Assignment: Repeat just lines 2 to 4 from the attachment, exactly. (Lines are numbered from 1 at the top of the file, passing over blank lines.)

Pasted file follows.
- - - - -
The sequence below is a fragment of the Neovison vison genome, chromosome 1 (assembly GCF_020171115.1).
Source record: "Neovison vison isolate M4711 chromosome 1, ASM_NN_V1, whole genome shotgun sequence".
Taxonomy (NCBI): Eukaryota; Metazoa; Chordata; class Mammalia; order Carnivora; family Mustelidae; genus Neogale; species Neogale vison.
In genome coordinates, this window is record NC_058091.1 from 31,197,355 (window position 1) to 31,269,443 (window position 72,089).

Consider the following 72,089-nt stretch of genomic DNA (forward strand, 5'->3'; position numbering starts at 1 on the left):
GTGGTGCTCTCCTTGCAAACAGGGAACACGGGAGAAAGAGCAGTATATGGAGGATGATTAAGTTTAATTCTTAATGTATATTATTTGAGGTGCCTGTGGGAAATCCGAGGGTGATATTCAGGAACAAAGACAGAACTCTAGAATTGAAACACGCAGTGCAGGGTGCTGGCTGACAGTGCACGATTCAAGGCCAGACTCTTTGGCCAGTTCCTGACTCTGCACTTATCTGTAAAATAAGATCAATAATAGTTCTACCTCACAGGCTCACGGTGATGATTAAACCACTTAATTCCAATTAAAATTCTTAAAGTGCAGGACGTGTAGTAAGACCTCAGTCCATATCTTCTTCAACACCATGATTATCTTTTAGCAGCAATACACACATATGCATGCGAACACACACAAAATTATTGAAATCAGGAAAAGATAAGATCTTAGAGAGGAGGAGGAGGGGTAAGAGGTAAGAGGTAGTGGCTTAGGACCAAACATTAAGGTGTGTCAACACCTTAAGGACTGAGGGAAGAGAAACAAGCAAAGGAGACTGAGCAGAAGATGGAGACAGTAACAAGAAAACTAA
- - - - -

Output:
Source record: "Neovison vison isolate M4711 chromosome 1, ASM_NN_V1, whole genome shotgun sequence".
Taxonomy (NCBI): Eukaryota; Metazoa; Chordata; class Mammalia; order Carnivora; family Mustelidae; genus Neogale; species Neogale vison.
In genome coordinates, this window is record NC_058091.1 from 31,197,355 (window position 1) to 31,269,443 (window position 72,089).